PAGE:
|Five weeks before USS Maine (ACR-1) exploded in Havana Harbor, USS Nashville (PG-7) is seen in her peacetime color scheme at the Norfolk Navy Yard in Portsmouth, Virginia. (Naval History and Heritage Command image)|
By Elijah Palmer
Hampton Roads Naval Museum Educator
A small model of USS Nashville (PG-7) resides in the museum's Steel Navy exhibit. Sharp eyed visitors might pick out some of the ship's crew on deck, as well as the ship's mascots. However, many might not know about the important role it played in the building of the Panama Canal.
The desire to build a canal in Central America was not new by 1903, but by that year the United States viewed the need as urgent. An example of the convenience and military advantage that might be had with a canal was evident in the high speed run of USS Oregon (BB-3) from California to Cuba (14,000 nautical miles) in 66 days during the Spanish-American War. A canal would have significantly shortened that trip, and others like it.
USS Nashville (PG 7) painted in gray, somewhere on the Great Lakes between the Spanish-American War and its supporting role in the Panamanian "revolt," as American ships of this era were typically painted white during peacetime. (Chuk Munson Collection via NavSource Online)
The United States had guaranteed joint sovereignty over any canal going through Central America in treaties with both Columbia and Great Britain regarding potential canals in Panama (controlled by Columbia) and Nicaragua respectively. The treaty with Columbia originated in 1846, evincing that this concept was not a new one. As one of the terms of this treaty, the United States had helped Columbia put down the numerous revolts and revolutions that occurred nearly yearly in Panama during the latter half of the 19th century.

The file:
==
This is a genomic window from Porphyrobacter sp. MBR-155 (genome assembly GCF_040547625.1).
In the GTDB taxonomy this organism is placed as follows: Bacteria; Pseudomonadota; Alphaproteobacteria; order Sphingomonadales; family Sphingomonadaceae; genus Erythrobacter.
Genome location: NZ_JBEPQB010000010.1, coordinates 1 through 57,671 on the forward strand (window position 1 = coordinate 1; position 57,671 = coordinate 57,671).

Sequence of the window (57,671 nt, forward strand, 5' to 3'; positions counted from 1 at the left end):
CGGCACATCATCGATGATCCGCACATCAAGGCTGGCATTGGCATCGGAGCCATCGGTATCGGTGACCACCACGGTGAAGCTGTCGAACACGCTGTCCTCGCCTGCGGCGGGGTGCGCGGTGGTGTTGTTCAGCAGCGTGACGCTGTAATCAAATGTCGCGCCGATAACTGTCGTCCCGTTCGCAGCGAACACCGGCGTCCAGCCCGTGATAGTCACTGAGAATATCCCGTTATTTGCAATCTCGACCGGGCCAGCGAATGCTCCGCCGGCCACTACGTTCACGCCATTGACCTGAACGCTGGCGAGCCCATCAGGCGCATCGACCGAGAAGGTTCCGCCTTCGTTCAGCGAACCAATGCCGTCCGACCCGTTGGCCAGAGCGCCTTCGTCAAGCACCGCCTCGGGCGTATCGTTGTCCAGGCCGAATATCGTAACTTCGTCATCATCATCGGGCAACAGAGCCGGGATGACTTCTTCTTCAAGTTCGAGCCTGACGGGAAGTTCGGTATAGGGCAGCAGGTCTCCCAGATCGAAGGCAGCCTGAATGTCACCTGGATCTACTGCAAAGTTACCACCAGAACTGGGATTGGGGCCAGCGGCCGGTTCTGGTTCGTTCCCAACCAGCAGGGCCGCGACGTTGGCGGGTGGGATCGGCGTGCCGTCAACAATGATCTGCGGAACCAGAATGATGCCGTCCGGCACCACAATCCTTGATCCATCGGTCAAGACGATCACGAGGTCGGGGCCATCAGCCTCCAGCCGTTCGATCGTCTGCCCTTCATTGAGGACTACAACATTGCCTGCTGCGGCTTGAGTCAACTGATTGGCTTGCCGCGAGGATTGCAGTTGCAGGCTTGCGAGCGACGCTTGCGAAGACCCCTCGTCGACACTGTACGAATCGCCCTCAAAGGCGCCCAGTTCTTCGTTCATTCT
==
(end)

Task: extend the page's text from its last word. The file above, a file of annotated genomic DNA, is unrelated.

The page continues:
A French company had first undertaken a canal project in Panama during the 1880s, but it failed due to the high costs, both monetarily and in lives, particularly deaths from yellow fever. Once Theodore Roosevelt (a huge proponent of naval seapower) became president, the United States he bought the French property and pushed heavily for a treaty allowing for construction, offering to pay a large down payment as well as annual fees. Columbia, however, wanted more money from the United States as well as from the French, and refused.
Quickly following these discussions, Panama seized the moment and revolted again. Unlike previous times, the United States supported their revolution. USS Nashville was sent to block Colombian troops at Colon, Panama, arriving on November 2, 1903. At stake was preventing troops on either side from utilizing the Panama Railroad, but as largely there were not many armed Panamanian rebels yet, keeping the railroad neutral was really meant to keep the Colombian soldiers at bay. On November 4, 1903 the Colombian commander demanded use of a train or Americans would be killed. The Americans were heavily outnumbered, but were fortified in a stone shed as well as being supported by the guns of the shallow-draft Nashville, which was able to come very close to shore. After several tense hours, the Colombians backed down and decided to negotiate.
Nashville's shallow draft is visible from these plans. The ship was ideally suited for traversing rivers and shallow bays on gunboat duty (Transactions of the Society of Naval Architects and Marine Engineers, Vol. 2, 1894 via NavSource Online)
Nashville played a key role in this instance of "gunboat diplomacy" which gave the U.S. Navy a central role in international affairs for years to come. .